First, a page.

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Mechanisms for Financial Markets

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New essays on jdawiseman.com are announced on twitter. It is expected that tweets will be infrequent.

Contents: • Government Debt (also see Research at Work); • Money Markets and the Implementation of Monetary Policy; • The Euro, and Foreign Exchange; • Financial Stability; • Also.


Government Debt

Research at Work


At Société Générale the author wrote about government debt. Some of these essays might be of interest to readers of these pages (of course there were also trade recommendations of less durable consequence). Most of the links immediately following are to Société Générale’s client website.

• The forthcoming fifty-year gilt, the 4Q55, 9th July 2012
Once upon a time, a half-century gilt was new and scary — a review of what was said in ’04 and ’05.

• Super-longs: an early response, 8th June 2012
A reply to the DMO’s Super-long and Perpetual Gilts: A Consultation Document of 25th May 2012.

• The 100Y gilt: The Chancellor agrees, 14th March 2012
A super-long gilt, which should be semi-strippable, would be good, but a perpetual would not. Also see near-contemporary comment in the FT: Mr Osborne’s plan for a super-long bond; A century of gilt; and No forever debt please, we’re British.

• The Magpie Yield Curve Model at SG, 1st March 2012
A yield-curve model so stable that it computes analytic partial derivatives of the parameters (i.e., of the location of the error minimum) with respect to the input prices.

• The end of the war, 3rd January 2012
War Loan might be called in late February 2012 [it wasn’t] for both economic and political reasons. The effect on the 15+ indices could be slightly messy.

• Please, only one more long, 21st December 2011
There is an upper limit to how many different long bonds there should be, and there are twice as many long gilts as this. If the UK DMO is to issue a new long, it should be ≥2070, and ideally a new 100-year: “if in the next decade there is to be another long conventional gilt, we hope that the authorities choose a maturity of Monday 7th December 2111.”

• UK £ default is not only unlikely, it is de facto impossible, 9th November 2011
The UK Treasury may issue and sell gilts, at any maturity, in any currency, provided only that “the Treasury think fit”. There is no debt ceiling, nor any other rules that can force the government to default. Indeed, UK legislation reserves various powers to the Treasury, and these powers are sufficient to extract pounds from the Bank of England, should that be needed. So default is de facto impossible, even though devaluation and inflation are not. This essay explores the legislation and constitutional norms in considerable detail.

Moody’s downgrade of the Bank of England is a nonsense
The BoE can issue £, almost costlessly. Indeed, the debt, the having a balance at the BoE, is payment—the BoE can’t default.

CPI-linked Gilts: Not Yet
Reply to DMO consultation document sent in a personal capacity, but it also doing duty as the reply of Société Générale. National Statistics are in the process of building CPIH, a variant of CPI that includes housing costs. It might be that the Department for Work and Pensions will adopt this as the statutory inflation measure for pensions. It might be that this will become the variable targeted by the MPC. If these were to happen, the (premature) issuance of CPI-linked gilts would be regretted. Hence the DMO should wait.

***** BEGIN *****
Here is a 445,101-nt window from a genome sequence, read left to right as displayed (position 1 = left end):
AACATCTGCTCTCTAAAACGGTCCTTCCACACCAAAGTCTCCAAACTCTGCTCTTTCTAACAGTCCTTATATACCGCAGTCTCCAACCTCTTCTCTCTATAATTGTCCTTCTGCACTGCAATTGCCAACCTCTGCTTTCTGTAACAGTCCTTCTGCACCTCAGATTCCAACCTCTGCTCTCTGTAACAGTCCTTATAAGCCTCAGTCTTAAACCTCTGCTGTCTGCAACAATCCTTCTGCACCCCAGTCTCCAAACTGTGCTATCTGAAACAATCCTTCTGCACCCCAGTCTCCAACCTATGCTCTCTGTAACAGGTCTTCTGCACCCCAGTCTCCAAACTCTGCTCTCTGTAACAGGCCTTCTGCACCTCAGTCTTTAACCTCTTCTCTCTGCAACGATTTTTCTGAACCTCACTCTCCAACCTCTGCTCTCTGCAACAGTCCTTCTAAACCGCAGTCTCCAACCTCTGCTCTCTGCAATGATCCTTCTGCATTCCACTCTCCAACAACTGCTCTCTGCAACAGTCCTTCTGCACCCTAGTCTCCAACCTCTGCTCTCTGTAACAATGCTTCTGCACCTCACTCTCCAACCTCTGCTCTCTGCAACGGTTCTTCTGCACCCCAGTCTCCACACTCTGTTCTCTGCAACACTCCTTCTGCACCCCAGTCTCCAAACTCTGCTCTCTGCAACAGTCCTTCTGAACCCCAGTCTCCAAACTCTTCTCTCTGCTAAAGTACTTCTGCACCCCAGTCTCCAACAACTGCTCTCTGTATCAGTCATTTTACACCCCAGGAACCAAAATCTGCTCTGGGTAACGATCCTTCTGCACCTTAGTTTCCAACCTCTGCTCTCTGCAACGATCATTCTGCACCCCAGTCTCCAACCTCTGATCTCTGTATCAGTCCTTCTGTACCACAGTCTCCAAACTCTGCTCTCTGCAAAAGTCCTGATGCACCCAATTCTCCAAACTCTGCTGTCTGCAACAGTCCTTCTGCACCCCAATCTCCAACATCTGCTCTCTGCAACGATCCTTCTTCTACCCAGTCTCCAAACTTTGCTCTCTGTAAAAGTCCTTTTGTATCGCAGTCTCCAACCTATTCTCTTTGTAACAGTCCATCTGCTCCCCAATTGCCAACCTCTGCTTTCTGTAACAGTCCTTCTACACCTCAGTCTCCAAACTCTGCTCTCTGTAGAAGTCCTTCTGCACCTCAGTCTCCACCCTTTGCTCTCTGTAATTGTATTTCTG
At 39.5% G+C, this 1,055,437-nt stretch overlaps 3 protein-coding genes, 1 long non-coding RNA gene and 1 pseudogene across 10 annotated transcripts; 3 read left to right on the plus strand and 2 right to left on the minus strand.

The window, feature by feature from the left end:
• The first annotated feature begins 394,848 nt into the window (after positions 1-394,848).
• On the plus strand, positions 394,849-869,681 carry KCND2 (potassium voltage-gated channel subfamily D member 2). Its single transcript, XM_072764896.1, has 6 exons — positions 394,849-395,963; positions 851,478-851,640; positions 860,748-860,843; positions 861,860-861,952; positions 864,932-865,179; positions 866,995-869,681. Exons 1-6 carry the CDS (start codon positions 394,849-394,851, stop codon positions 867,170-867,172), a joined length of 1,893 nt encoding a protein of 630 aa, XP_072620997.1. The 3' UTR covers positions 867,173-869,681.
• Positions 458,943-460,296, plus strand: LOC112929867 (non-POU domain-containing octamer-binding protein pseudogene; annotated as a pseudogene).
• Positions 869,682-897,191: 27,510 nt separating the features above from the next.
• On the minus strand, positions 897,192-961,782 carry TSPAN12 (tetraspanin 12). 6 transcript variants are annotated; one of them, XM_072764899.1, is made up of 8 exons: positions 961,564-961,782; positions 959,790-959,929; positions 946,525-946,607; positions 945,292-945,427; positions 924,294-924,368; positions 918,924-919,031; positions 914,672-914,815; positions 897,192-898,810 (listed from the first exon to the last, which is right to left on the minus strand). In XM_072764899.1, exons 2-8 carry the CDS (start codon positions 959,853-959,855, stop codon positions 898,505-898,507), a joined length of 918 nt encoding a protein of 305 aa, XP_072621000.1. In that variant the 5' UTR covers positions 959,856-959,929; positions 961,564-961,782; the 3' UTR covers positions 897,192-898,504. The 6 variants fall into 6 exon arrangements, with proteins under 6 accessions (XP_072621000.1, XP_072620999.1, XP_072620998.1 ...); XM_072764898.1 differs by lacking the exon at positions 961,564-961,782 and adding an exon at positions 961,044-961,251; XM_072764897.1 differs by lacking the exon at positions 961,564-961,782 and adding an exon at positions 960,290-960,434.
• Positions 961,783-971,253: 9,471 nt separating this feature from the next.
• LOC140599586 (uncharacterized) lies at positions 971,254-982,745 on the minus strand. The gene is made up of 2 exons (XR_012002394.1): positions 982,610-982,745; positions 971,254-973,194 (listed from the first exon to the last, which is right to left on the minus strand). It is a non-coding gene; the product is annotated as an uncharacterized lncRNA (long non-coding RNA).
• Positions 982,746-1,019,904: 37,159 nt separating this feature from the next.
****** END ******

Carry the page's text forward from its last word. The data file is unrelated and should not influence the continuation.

22nd January 2060: two errors, one traditional, one new
The UK DMO has announced the sale of a new gilt maturing 22nd January 2060. There are two errors in this choice of maturity date: one traditional, one new.

An Open Letter to the Commercial Secretary to the Treasury: Trouble Coming, Easily Avoided, and HMT’s reply to that letter, with the author’s response to that reply
How to avoid an accident in the gilt market that could contribute to a rating downgrade.

On the Punishment of Lonely Bidders
The uncovered gilt auction on 25th March 2009 emphasises the importance of the DMO using an auction mechanism that does not punish lonely bidders.

Auctionettes: slightly better handling of tied bids
Publishing the scaledown could be a slight leak of information about the distribution of bids at an auctionette. This information should be hidden.

Methods for Distributing Gilts: A Reply, and also a presentation of the reply given at the DMO on Friday 6th February 2009
The UK DMO asked whether there are other methods, or improved methods, by which gilts could be distributed. This reply argues for improving the auction mechanism, and for selling short-dated calls on long-dated gilts.

Bund Auctions: A better mechanism, and Auktionen von Bundesanleihen: Ein besserer Mechanismus
Several of the Deutsche Finanzagentur’s auctions have been uncovered. A better auction mechanism would cure the problem, as described in the letter to the Deutsche Finanzagentur, and, in German, in the letter to members of the German Bundestag’s Budget Committee.

Gilt Asset Swaps: DMO Should Profit, Who pays wins: a reply to Mark Capleton, and Gilt Asset Swaps: Stheeman’s Reply